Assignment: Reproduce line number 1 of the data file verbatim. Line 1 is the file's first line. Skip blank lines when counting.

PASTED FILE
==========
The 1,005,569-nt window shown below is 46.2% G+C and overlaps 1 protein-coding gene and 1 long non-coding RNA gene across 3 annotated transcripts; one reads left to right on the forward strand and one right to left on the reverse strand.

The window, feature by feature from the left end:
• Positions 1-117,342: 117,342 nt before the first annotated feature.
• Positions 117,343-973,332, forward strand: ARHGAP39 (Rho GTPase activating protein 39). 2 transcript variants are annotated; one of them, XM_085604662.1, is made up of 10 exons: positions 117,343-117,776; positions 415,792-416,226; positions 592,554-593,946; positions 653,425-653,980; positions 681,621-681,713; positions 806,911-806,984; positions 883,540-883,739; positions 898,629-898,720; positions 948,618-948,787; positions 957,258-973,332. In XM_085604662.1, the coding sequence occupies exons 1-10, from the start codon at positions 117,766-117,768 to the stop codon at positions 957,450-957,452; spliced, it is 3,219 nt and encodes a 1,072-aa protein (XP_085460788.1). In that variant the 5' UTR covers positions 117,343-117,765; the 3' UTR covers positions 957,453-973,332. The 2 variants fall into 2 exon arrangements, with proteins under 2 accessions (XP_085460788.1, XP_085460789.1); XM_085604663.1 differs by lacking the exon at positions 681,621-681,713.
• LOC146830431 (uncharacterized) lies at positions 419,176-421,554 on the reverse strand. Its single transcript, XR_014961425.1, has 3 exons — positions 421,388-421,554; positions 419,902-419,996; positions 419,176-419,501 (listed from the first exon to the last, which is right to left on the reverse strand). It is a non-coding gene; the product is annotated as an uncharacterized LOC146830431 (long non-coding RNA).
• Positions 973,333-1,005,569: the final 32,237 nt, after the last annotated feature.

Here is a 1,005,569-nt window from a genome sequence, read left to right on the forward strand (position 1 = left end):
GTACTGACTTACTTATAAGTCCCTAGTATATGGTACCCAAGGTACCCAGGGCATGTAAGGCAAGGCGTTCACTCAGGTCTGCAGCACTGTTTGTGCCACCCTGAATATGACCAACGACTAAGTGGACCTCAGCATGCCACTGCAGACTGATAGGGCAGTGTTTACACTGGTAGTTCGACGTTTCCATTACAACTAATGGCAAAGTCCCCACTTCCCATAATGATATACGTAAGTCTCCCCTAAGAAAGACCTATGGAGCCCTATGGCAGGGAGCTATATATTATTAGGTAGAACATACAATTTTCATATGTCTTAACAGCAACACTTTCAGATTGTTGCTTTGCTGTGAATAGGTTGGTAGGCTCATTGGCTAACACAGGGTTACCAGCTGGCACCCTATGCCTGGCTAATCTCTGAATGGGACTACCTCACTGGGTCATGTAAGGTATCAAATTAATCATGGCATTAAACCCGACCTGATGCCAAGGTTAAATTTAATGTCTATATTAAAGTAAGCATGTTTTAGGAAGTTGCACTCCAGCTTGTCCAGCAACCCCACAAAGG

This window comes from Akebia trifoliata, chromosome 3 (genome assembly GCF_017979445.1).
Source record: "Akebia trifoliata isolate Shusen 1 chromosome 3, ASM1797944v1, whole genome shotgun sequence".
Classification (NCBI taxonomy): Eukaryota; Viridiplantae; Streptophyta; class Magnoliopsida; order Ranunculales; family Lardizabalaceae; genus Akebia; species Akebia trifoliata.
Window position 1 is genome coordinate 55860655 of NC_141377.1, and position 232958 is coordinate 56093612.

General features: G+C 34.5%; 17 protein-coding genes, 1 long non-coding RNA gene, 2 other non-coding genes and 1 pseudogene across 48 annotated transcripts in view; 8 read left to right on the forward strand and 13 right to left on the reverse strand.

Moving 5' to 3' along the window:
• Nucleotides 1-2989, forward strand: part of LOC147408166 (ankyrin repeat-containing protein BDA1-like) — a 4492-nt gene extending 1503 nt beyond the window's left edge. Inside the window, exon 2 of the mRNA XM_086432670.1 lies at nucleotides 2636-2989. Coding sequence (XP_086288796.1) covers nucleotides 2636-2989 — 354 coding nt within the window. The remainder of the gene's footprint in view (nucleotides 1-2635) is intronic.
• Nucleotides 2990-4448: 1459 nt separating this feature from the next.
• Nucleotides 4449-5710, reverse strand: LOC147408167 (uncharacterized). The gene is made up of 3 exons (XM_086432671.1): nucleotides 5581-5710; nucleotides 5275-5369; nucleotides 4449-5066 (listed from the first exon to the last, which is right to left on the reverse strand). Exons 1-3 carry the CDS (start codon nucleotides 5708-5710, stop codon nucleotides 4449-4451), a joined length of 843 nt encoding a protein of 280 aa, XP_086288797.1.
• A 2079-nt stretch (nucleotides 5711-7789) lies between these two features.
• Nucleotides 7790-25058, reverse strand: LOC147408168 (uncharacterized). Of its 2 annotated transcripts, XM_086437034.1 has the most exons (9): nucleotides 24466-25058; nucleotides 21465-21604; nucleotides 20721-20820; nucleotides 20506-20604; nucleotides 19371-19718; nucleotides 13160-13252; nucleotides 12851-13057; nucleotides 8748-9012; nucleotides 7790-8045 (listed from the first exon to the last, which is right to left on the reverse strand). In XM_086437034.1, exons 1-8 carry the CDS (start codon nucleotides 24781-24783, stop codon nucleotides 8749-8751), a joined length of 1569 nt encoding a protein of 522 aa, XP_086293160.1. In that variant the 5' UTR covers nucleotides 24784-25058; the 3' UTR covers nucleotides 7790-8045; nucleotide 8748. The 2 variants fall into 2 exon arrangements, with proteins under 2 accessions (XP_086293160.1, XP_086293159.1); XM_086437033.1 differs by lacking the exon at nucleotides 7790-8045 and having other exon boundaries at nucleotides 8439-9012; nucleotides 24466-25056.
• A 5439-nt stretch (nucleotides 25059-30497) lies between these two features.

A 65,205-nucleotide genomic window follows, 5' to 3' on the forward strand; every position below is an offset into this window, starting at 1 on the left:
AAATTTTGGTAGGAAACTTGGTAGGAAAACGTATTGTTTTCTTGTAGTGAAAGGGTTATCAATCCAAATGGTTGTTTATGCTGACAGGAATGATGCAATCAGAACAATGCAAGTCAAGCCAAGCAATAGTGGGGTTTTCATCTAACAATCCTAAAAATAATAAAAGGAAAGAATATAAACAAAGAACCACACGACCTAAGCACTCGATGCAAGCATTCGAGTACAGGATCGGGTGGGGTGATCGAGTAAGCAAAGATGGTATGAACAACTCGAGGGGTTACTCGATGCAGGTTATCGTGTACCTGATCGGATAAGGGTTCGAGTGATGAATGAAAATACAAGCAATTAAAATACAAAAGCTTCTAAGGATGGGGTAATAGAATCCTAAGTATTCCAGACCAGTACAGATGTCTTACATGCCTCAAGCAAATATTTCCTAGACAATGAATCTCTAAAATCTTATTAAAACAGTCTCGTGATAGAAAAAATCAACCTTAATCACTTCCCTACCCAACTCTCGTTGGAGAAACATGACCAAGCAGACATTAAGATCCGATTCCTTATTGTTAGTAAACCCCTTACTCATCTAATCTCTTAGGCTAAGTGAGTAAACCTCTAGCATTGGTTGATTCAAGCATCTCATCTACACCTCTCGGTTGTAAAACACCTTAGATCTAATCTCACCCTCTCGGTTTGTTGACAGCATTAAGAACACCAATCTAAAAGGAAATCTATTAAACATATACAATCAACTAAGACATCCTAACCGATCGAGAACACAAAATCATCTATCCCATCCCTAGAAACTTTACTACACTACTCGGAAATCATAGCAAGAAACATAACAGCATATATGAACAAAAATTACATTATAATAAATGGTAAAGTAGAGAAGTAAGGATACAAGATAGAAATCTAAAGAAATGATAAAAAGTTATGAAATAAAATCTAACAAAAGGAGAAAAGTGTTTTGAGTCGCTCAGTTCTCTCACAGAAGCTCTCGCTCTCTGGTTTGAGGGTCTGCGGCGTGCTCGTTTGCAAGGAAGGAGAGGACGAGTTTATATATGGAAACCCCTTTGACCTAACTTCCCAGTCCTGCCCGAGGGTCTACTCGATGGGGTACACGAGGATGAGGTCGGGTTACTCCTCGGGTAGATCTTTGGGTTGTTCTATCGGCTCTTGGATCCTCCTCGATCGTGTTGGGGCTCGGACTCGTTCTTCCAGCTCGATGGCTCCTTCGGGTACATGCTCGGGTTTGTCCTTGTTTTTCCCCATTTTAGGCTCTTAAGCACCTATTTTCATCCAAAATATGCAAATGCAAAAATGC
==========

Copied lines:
The 1,005,569-nt window shown below is 46.2% G+C and overlaps 1 protein-coding gene and 1 long non-coding RNA gene across 3 annotated transcripts; one reads left to right on the forward strand and one right to left on the reverse strand.